New naturalized immigrants sing Taiwan's national anthem on New Year's Day

This year the Office of the President broke the tradition of inviting soldiers to sing the national anthem on New Year’s Day


(CNA photo)

TAIPEI (Taiwan News) – Five newly naturalized immigrants of Taiwan sang the country's national anthem during the flag-raising ceremony in front of the Presidential Office on New Year's Day.

This year, the Office of the President broke the tradition of inviting soldiers to sing the anthem on New Year’s Day. Instead, five “new Taiwanese from around the world” were invited to participate in the singing of the anthem for the televised ceremony.

The five new Taiwan citizens are Peter Kenrick (柯彼得), Ugur Rifat Karlova (吳鳳), Tran Ngoc Thuy (陳玉水), Quincy Davis (戴維斯), and Lily Yang (楊萬利).

Australian-born physician Kenrick has practiced medicine in the eastern Taiwanese county of Taitung for more than three decades. Kenrick said he was lucky the hospital he's been working at for 33 years is located in Taitung, a place which suits him down to a tee. He said if it were Taipei, he might have left.

Television entertainer Ugur Rifat Karlova was born and raised in Turkey. He received his ROC citizenship earlier this year after having stayed in Taiwan for 12 years.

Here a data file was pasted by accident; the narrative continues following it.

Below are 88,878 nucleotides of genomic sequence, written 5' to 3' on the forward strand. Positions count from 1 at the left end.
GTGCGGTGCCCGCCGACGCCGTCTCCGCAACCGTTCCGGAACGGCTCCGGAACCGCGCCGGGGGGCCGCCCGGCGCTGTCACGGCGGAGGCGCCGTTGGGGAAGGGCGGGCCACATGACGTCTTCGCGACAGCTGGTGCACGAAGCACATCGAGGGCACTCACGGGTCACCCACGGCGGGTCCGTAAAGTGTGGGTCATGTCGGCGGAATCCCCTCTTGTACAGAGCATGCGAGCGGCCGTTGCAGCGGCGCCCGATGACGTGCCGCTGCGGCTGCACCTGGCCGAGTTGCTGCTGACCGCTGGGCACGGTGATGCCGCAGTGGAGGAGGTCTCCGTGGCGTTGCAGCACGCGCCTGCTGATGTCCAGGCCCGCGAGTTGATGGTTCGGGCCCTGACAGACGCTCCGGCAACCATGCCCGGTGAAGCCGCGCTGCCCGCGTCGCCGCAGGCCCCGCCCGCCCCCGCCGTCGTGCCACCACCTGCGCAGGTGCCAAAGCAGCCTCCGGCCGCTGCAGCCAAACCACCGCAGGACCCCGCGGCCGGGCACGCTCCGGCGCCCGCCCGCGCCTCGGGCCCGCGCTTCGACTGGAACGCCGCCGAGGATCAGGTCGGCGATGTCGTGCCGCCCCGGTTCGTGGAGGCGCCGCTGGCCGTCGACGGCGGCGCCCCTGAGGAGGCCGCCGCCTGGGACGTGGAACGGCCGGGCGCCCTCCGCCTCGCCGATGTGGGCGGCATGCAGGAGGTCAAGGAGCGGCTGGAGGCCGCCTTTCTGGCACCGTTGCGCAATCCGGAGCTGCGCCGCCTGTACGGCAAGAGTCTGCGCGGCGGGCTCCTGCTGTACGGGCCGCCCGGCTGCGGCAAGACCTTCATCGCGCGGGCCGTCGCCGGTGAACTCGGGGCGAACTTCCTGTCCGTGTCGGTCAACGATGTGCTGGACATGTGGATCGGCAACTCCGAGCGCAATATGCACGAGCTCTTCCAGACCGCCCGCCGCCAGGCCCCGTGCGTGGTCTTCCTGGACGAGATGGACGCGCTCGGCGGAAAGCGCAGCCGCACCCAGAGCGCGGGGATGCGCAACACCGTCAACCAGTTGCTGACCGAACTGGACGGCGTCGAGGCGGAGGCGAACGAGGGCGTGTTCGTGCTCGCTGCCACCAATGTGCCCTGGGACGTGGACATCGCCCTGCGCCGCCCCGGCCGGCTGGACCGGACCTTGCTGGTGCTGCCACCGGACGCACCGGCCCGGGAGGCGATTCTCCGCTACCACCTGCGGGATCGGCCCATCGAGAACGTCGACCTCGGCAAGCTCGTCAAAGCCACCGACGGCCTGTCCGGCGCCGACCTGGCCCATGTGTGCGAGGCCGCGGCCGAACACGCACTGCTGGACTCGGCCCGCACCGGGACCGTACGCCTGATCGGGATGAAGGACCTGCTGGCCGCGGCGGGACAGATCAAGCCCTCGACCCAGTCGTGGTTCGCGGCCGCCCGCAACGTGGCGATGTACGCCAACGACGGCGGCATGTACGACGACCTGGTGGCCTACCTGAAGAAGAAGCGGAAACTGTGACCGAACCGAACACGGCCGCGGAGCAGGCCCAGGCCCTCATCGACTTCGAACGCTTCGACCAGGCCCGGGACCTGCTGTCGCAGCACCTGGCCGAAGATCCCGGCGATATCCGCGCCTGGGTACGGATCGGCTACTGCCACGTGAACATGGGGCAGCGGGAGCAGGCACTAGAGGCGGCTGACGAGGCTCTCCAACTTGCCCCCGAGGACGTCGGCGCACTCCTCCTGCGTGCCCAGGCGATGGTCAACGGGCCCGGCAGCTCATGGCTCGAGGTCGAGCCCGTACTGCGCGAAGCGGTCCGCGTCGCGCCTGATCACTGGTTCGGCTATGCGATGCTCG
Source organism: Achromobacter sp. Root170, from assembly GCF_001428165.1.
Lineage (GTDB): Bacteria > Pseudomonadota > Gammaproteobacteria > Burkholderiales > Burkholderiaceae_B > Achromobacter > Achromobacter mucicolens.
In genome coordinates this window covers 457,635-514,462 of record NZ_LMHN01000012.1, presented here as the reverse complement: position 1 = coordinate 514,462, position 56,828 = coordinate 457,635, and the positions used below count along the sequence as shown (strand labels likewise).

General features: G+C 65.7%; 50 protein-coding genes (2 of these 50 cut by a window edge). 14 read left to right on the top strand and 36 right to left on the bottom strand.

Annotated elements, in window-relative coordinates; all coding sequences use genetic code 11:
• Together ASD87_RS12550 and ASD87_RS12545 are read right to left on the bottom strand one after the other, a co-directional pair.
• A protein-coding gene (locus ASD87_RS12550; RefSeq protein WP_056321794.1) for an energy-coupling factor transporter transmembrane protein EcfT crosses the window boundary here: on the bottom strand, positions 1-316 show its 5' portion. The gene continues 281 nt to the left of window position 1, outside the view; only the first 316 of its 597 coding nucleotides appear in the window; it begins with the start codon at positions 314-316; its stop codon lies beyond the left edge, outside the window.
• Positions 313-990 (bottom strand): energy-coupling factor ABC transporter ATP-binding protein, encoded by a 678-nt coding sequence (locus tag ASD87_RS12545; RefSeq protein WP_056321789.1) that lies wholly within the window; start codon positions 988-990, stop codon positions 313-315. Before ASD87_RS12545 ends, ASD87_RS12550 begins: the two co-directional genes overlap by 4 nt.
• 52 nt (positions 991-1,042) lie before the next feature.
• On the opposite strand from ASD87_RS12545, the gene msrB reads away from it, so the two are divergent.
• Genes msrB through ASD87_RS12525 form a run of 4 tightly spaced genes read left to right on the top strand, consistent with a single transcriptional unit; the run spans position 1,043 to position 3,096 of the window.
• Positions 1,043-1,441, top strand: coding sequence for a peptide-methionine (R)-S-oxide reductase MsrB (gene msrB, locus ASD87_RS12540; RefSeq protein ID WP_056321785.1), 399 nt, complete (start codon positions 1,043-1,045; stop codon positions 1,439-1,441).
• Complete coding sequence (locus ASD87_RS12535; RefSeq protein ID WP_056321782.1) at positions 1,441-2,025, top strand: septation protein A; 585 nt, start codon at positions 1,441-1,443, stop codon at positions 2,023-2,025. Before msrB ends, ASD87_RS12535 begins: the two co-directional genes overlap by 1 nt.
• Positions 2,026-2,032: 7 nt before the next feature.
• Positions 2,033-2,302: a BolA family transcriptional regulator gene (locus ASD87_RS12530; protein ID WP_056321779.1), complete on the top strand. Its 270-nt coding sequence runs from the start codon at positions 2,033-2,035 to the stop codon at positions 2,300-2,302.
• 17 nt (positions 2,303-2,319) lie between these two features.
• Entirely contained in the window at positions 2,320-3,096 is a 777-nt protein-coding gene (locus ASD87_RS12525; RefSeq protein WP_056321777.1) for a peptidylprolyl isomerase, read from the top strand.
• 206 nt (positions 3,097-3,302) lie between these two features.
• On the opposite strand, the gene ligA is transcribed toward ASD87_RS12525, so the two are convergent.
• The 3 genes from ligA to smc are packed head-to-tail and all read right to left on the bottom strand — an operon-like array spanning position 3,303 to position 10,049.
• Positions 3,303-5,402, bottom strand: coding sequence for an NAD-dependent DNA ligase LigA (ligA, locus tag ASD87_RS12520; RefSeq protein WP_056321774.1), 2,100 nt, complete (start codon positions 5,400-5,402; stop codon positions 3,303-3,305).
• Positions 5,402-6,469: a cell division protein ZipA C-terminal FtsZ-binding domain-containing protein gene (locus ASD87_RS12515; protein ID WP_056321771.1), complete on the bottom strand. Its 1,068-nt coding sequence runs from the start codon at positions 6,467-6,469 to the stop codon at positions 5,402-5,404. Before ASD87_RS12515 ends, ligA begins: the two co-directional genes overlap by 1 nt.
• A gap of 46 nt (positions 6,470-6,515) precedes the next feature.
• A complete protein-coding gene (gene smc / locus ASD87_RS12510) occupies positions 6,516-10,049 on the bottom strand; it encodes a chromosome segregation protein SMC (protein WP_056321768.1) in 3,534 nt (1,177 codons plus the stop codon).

Tran Ngoc Thuy of Vietnam published a Mandarin-Vietnamese translation manual on important legal terms to help Vietnamese people living in Taiwan, according to a Central News Agency (CNA) report.

American-born Davis, who first came to Taiwan in 2011 to play in the local Super Basketball League (SBL), helped his team clinch its first championship title in 2012, the CNA report said. After being offered the chance to join Taiwan's national team, he renounced his U.S. citizenship and obtained Taiwanese citizenship in 2013.

Yang is a Burmese of Chinese descent who has lived in Taiwan for more than 20 years, the report said. She immigrated to Taiwan with her parents when she was 10 years old to escape poverty in Myanmar.

The 2019 flag-raising ceremony also highlighted cheerleading and band performances from local artistic groups, including Taipei First Girls High School ‘s Honor Guard.